Lewes in the community

Lewes’ Dripping Pan stadium is located approximately 3 miles from Brighton and Hove Albion’s Amex Stadium. The two are separated by many divisions now but have shared players and remain deeply entrenched in the community that surrounds them. The Dripping Pan is next to a park while one can see hills in the distance as the picturesque little ground contains a car park, offices, an AstroTurf ground for their academy as well as a pitch surrounded by two stands on its South and East as well as a grass bank and a terrace obscured by a clubhouse.

The football season has been over for ‘The Rooks’, as their fan base affectionately knows them, but the Dripping Pan is still a hub of activity with the Bonfire Cup, annual Robert Eaton Memorial Fund Challenge Match, National Football Therapy Cup, and Lawrence Knight Memorial Game for children’s cancer, Chris Lee Memorial Cup and Every Sort of People Music Festival.

“As a community club, we feel it is our duty to get all the community involved with activities. We offer the pitch to various charities to raise funds for their respective charities and to engage the community as they go along. We have got 1,200 owners, they ask if we can let them have the pitch to raise funds which is very good for us,” said Kevin Miller, who is the Chief Executive of Lewes Football Club.

Miller is in charge of the day-to-day operations at the Dripping Pan including the academy, men’s and women’s team. Stuart Fuller is the Chairman while Terry Parris is the Vice-President, as 1,200 owners from 25 countries across the globe own shares the club. The club use the influence of a worldwide network to influence their local community. The Dripping Pan also represents neutral ground where Brighton and Crystal Palace fans meet to take part in the Robert Eaton Memorial Challenge Match.

“The Robert Eaton Memorial game is a charity game set up by Brighton and Hove Albion fans after Robert Eaton was killed in 9/11 in the world trade centre and his friends set up a charity. They invited Crystal Palace fans to come along and take part in an annual football match and they raise funds throughout the year for various charities in Croydon, Brighton and New York,” explained Kevin Miller.

Miller also describes the process of decision making and ownership that comes with being a fan-owned club.

“We have 1,200 owners in 25 countries. The success of some of the posters we do, the way we conduct ourselves and word of mouth means that we do get a lot of PR. We send out an email to them once a week and any big decisions that come up which are constitutional with the club, they get to know as well. They also vote on board matters as every October, we have an election to become a board member. A board member’s run is three years and they can re-elect themselves by putting a manifesto out and they can also resign from the board. We have an election process either online or after a game.”

Lewes’ season officially ended on the 17th of April but with all the activities that took place, the pitch was only torn apart in preparation for the new season on the 14th of May. Lewes’ Community Development Manager, Adam Wolecki is currently heading up an initiative with the local council to help with care for dementia patients. The council and the club have had meetings at the Dripping Pan and will continue to have meetings in the future in the hope of helping Lewes become a Dementia Friendly Town.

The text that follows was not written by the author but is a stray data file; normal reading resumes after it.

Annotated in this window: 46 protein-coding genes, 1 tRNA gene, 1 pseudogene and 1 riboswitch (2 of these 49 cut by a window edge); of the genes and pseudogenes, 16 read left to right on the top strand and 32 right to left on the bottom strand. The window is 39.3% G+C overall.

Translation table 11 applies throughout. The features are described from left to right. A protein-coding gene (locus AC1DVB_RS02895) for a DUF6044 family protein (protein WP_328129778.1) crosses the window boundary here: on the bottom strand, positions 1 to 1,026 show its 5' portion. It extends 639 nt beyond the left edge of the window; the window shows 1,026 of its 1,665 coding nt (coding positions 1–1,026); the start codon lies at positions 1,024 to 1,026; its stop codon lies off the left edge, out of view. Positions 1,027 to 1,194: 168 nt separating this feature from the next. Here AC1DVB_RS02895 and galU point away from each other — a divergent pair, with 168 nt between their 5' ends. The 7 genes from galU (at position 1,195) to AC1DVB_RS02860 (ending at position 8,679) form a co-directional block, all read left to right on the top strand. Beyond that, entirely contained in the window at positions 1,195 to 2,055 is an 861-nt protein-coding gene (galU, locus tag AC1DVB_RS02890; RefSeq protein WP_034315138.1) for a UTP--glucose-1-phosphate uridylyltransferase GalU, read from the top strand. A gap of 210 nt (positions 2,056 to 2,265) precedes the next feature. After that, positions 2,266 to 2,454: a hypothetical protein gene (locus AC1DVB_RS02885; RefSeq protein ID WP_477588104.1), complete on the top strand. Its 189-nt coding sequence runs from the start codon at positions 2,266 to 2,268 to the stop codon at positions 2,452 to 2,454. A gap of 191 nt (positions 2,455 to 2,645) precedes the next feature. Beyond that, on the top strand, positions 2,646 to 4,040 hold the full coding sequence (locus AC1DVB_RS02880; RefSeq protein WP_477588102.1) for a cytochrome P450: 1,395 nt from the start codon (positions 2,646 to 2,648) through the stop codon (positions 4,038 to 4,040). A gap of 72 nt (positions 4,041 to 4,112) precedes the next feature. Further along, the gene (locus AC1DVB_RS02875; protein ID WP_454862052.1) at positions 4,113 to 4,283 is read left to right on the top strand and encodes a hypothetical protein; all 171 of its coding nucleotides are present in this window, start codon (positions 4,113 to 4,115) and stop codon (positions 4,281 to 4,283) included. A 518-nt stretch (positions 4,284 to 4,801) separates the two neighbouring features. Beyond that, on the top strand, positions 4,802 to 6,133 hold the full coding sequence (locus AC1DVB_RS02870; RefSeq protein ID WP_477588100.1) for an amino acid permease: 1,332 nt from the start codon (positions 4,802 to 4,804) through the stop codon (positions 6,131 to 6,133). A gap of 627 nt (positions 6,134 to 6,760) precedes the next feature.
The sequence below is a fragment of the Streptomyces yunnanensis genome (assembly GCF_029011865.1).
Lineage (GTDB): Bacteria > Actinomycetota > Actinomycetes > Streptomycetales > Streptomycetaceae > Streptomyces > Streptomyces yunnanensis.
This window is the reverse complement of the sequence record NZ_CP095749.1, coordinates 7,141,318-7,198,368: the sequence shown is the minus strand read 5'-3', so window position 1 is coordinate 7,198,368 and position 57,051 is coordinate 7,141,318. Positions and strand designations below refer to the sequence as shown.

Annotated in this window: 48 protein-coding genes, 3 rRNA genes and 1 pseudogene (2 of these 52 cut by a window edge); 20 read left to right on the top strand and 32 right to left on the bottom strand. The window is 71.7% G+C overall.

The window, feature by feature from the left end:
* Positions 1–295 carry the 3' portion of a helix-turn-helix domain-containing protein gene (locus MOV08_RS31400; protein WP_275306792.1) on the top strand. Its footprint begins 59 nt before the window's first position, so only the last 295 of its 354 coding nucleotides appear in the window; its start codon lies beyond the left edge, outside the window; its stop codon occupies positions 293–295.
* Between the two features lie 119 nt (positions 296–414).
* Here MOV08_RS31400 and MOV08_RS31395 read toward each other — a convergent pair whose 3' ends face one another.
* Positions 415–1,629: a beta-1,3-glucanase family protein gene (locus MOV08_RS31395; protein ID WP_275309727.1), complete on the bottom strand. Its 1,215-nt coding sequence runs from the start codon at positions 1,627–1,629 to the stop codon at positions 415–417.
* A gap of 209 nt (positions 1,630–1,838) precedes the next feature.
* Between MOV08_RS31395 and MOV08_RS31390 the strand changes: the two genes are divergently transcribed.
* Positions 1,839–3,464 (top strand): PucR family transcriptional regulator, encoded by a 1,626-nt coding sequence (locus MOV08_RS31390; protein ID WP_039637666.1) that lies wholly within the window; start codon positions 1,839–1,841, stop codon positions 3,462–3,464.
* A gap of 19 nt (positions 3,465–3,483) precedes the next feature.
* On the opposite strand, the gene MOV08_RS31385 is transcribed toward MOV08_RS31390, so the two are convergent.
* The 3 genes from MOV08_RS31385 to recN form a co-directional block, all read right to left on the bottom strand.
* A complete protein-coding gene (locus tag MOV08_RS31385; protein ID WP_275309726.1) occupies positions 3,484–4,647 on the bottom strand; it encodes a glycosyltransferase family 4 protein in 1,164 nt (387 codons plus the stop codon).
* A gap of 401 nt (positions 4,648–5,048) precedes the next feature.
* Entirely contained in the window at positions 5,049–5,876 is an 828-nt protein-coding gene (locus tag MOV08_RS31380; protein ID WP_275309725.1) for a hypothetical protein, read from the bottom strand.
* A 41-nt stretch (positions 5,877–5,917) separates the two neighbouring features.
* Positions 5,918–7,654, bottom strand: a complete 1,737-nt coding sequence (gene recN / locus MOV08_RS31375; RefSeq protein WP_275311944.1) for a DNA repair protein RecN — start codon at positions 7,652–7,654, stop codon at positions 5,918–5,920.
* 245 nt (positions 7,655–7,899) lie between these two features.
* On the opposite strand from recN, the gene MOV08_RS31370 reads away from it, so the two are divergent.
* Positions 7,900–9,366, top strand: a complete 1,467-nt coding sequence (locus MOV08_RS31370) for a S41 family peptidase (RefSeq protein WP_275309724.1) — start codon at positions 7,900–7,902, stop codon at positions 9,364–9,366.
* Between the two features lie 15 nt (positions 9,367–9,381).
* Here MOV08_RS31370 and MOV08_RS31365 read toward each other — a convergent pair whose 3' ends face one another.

“To summarise, the aim activities Lewes District Council are undertaking around dementia awareness at the moment include playing an active part in establishing two local dementia action alliances in the Lewes and Haven’s district. Including providing 3VA with funding to work on this, encouraging staff to become dementia friend’s champions, delivering dementia friends information sessions to our staff and delivering dementia friend’s information sessions to our councillors. Over the next year we hope to engage in more community activities with the local action alliances and offer information sessions to the local community,” said Lisa Tiller who is the Equalities Performance Officer at the Lewes District Council.

The Lewes Women’s side also play in the FA Women’s Premier League South Division where they face sides like Crystal Palace, West Ham United and Tottenham Hotspur. Lewes managed to thrash Huddersfield 4-0 to win the FA Women’s Premier League Plate trophy this season for the club’s first national trophy in men or women’s football. While West Ham United have just taken control of their Women’s team, Lewes a club with scant resources in comparison is doubling down on Women’s football.

“This season, we started a girl’s academy. This is the first time we have set one up in a partnership with Cardinal Newman Sixth Form College in Hove and girls 16 and onwards get to the college to study while training is on a Monday and a Friday while they play matches on a Wednesday. It is a two-year process and the first crop of girls will be going into their second-year as that is a pathway for girls who want to pursue a career in football as they can keep it going for as long as they can. There’s a lot of money going into women’s football and it is very popular, the fact that Lewes are in the Women’s Premier League is testament to the work the backroom staff have put in for the better part of a decade,” said Miller.

The Dripping Pan is developing as a major hub of activity in the Lewes community as well as being a historical monument as Lewes’ have played at the ground since its construction in the late 1800s. There are some plans to renovate the kitchen and the clubhouse at the ground as Lewes’ first instinct is to always facilitate its community. The club and town will always be hand-in-hand as they embark on a journey to foster a togetherness between club and community.


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